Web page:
Capturing residents' values for urban green space: Mapping, analysis and guidance for practice

Ives, C, Oke, C, Hehir, A, Gordon, A, Wang, Y and Bekessy, S 2017, 'Capturing residents' values for urban green space: Mapping, analysis and guidance for practice', Landscape and Urban Planning, vol. 161, pp. 32-43.


Document type: Journal Article
Collection: Journal Articles

Title Capturing residents' values for urban green space: Mapping, analysis and guidance for practice
Author(s) Ives, C
Oke, C
Hehir, A
Gordon, A
Wang, Y
Bekessy, S
Year 2017
Journal name Landscape and Urban Planning
Volume number 161
Start page 32
End page 43
Total pages 12
Publisher Elsevier
Abstract Planning for green space is guided by standards and guidelines but there is currently little understanding of the variety of values people assign to green spaces or their determinants. Land use planners need to know what values are associated with different landscape characteristics and how value elicitation techniques can inform decisions. We designed a Public Participation GIS (PPGIS) study and surveyed residents of four urbanising suburbs in the Lower Hunter region of NSW, Australia. Participants assigned dots on maps to indicate places they associated with a typology of values (specific attributes or functions considered important) and negative qualities related to green spaces. The marker points were digitised and aggregated according to discrete park polygons for statistical analysis. People assigned a variety of values to green spaces (such as aesthetic value or social interaction value), which were related to landscape characteristics. Some variables (e.g. distance to water) were statistically associated with multiple open space values. Distance from place of residence however did not strongly influence value assignment after landscape configuration was accounted for. Value compatibility analysis revealed that some values co-occurred in park polygons more than others (e.g. nature value and health/therapeutic value). Results highlight the potential for PPGIS techniques to inform green space planning through the spatial representation of complex human-nature relationships. However, a number of potential pitfalls and challenges should be addressed. These include the non-random spatial arrangement of landscape features that can skew interpretation of results and the need to communicate clearly about theory that explains observed patterns.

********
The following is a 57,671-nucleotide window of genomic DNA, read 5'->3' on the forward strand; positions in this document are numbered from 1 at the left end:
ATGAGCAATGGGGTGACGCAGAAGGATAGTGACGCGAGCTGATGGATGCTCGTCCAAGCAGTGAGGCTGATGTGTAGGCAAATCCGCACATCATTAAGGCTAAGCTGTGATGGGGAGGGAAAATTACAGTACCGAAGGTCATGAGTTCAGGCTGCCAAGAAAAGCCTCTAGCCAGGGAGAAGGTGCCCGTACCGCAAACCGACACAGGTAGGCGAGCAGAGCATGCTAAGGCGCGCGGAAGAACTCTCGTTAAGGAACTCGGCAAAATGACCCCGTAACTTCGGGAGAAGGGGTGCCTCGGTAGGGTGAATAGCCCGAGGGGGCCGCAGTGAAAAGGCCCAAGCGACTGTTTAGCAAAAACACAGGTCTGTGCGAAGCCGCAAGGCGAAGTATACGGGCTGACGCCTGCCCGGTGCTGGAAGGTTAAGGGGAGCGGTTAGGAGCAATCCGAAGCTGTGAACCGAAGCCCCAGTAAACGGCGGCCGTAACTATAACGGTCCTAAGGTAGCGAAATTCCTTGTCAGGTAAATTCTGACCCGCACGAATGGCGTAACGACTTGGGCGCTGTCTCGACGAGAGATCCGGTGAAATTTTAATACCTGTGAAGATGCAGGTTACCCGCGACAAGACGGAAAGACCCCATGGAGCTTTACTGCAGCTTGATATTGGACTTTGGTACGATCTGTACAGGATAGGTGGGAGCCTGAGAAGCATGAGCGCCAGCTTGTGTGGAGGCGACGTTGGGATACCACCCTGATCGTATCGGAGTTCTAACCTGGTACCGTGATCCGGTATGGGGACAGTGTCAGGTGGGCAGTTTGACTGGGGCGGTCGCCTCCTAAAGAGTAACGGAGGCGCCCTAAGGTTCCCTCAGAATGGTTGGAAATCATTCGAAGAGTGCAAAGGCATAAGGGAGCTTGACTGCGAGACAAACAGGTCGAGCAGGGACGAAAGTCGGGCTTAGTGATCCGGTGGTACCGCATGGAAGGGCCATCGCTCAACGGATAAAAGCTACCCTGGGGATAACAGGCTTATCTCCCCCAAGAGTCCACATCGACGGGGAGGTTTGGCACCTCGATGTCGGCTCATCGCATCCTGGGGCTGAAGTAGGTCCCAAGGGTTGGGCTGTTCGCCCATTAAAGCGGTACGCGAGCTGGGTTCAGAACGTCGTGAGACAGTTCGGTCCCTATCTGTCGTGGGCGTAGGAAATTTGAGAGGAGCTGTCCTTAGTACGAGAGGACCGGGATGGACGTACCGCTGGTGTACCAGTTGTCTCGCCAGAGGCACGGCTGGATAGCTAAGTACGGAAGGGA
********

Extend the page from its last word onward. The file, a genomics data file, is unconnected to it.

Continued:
Subject Conservation and Biodiversity
Landscape Ecology
Keyword(s) Biodiversity
Green space
Landscape values
PPGIS
Urban parks
Urban planning
DOI - identifier 10.1016/j.landurbplan.2016.12.010
Copyright notice © 2016 Elsevier B.V.
ISSN 0169-2046
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